Full Text Available The foraging behavior of the arboreal turtle ant, Cephalotes goniodontus, was studied in the tropical dry forest of western Mexico. The ants collected mostly plant-derived food, including nectar and fluids collected from the edges of wounds on leaves, as well as caterpillar frass and lichen. Foraging trails are on small pieces of ephemeral vegetation, and persist in exactly the same place for 4-8 days, indicating that food sources may be used until they are depleted. The species is polydomous, occupying many nests which are abandoned cavities or ends of broken branches in dead wood. Foraging trails extend from trees with nests to trees with food sources. Observations of marked individuals show that each trail is travelled by a distinct group of foragers. This makes the entire foraging circuit more resilient if a path becomes impassable, since foraging in one trail can continue while a different group of ants forms a new trail. The colony's trails move around the forest from month to month; from one year to the next, only one colony out of five was found in the same location. There is continual searching in the vicinity of trails: ants recruited to bait within 3 bifurcations of a main foraging trail within 4 hours. When bait was offered on one trail, to which ants recruited, foraging activity increased on a different trail, with no bait, connected to the same nest. This suggests that the allocation of foragers to different trails is regulated by interactions at the nest.

  9. The dynamics of foraging trails in the tropical arboreal ant Cephalotes goniodontus.

    Science.gov (United States)

    Gordon, Deborah M

    2012-01-01

    The foraging behavior of the arboreal turtle ant, Cephalotes goniodontus, was studied in the tropical dry forest of western Mexico. The ants collected mostly plant-derived food, including nectar and fluids collected from the edges of wounds on leaves, as well as caterpillar frass and lichen. Foraging trails are on small pieces of ephemeral vegetation, and persist in exactly the same place for 4-8 days, indicating that food sources may be used until they are depleted. The species is polydomous, occupying many nests which are abandoned cavities or ends of broken branches in dead wood. Foraging trails extend from trees with nests to trees with food sources. Observations of marked individuals show that each trail is travelled by a distinct group of foragers. This makes the entire foraging circuit more resilient if a path becomes impassable, since foraging in one trail can continue while a different group of ants forms a new trail. The colony's trails move around the forest from month to month; from one year to the next, only one colony out of five was found in the same location. There is continual searching in the vicinity of trails: ants recruited to bait within 3 bifurcations of a main foraging trail within 4 hours. When bait was offered on one trail, to which ants recruited, foraging activity increased on a different trail, with no bait, connected to the same nest. This suggests that the allocation of foragers to different trails is regulated by interactions at the nest.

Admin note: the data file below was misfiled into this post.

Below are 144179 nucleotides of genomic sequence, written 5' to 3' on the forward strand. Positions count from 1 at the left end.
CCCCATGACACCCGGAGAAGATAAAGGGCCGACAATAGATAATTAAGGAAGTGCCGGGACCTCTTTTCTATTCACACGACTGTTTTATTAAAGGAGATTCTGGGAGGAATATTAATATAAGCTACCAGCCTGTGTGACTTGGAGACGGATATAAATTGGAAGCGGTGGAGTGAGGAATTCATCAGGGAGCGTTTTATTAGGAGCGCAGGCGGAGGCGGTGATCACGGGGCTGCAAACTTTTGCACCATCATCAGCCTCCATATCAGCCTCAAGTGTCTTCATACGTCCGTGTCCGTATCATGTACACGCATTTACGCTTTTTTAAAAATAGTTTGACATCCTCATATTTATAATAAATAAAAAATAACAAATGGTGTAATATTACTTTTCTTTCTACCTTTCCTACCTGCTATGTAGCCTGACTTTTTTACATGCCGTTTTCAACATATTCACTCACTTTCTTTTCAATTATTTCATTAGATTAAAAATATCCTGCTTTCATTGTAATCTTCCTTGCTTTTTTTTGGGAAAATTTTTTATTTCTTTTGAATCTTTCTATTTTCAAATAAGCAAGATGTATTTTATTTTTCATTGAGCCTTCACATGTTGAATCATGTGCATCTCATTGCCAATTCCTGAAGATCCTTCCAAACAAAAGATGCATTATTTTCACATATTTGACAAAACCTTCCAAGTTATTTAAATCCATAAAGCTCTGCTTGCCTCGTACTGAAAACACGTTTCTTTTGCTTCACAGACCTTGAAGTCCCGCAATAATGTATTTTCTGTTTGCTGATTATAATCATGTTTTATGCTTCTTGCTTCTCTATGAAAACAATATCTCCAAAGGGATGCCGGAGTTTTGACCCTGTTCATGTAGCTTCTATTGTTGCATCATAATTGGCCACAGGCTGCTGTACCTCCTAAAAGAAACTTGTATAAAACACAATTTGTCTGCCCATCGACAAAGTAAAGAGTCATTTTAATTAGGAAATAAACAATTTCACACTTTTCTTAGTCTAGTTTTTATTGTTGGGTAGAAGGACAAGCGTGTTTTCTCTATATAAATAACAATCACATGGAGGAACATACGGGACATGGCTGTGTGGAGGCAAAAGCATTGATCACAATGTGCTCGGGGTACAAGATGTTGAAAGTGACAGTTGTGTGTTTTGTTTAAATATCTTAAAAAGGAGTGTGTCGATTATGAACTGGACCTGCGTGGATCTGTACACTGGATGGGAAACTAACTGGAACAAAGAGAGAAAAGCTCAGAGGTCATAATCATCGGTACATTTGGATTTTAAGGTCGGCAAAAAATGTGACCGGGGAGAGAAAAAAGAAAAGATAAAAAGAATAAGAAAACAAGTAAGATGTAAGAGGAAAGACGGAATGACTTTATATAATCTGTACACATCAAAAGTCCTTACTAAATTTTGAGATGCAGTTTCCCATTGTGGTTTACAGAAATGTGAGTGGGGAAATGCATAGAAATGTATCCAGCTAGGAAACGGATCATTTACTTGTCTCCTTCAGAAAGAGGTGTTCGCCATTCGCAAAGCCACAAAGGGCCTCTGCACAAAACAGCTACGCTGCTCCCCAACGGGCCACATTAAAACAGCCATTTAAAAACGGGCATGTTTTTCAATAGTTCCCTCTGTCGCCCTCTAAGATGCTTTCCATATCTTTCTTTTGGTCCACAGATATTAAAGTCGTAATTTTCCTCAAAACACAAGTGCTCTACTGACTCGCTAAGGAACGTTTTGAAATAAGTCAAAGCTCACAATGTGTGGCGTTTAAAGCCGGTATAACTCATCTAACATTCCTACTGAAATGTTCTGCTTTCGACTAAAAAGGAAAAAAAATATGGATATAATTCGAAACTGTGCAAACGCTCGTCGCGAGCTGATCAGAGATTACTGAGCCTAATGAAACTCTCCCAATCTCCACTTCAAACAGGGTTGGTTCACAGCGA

10. Autumn Maize Intercropped with Tropical Forages: Crop Residues, Nutrient Cycling, Subsequent Soybean and Soil Quality

    Directory of Open Access Journals (Sweden)

    Francisco Cézar Belchor Lages Pereira

    2016-01-01

    Full Text Available ABSTRACT Autumn maize intercropped with tropical forages can raise the amount of crop residues and improve nutrient cycling, favoring subsequent soybean crop. The objective of this study was to evaluate the effect of forms of implementation of intercropping of irrigated autumn maize with tropical forages on yield, decomposition, nutrient accumulation and release, and on the ratio of lignin/total N of forage residues, yield components, and grain yield of subsequent soybean, and on soil physical and chemical properties, under no-tillage in lowland Cerrado. The experiment was arranged in randomized blocks in a factorial (4 × 3 + 1 design with one control and four replications. The treatments consisted of four forages: Palisade grass, Congo grass, and two Guinea grass cultivars (Tanzânia and Áries; and three methods of sowing intercrops of forage-autumn maize: forage sown simultaneously with maize in the sowing furrow, mixed with fertilizer; forage sown by broadcasting on the day of maize sowing; and forage seeds mixed with fertilizer broadcast on maize in growth stage V4; plus a control (maize monoculture. The decomposition and nutrient release rate of the forage residues were evaluated by the litter bag method, 30, 60, 90, and 120 days after desiccation. Sowing the forages in the furrow and by broadcasting raise the total amount of maize residues compared to method V4. Regardless of the forage type and sowing methods, intercropping increases the amount of residues compared to maize monoculture. The forages and sowing methods had no influence on nutrient accumulation in the residues at the time of desiccation and at the lowest lignin/total N ratio in Congo grass residues, and a logarithmic decay was observed. Forage and sowing methods did not influence the macronutrient release rate from crop residues for 120 days after desiccation; the release of N, P, K and Mg is logarithmic and the release of Ca and S exponential. Forage and sowing methods do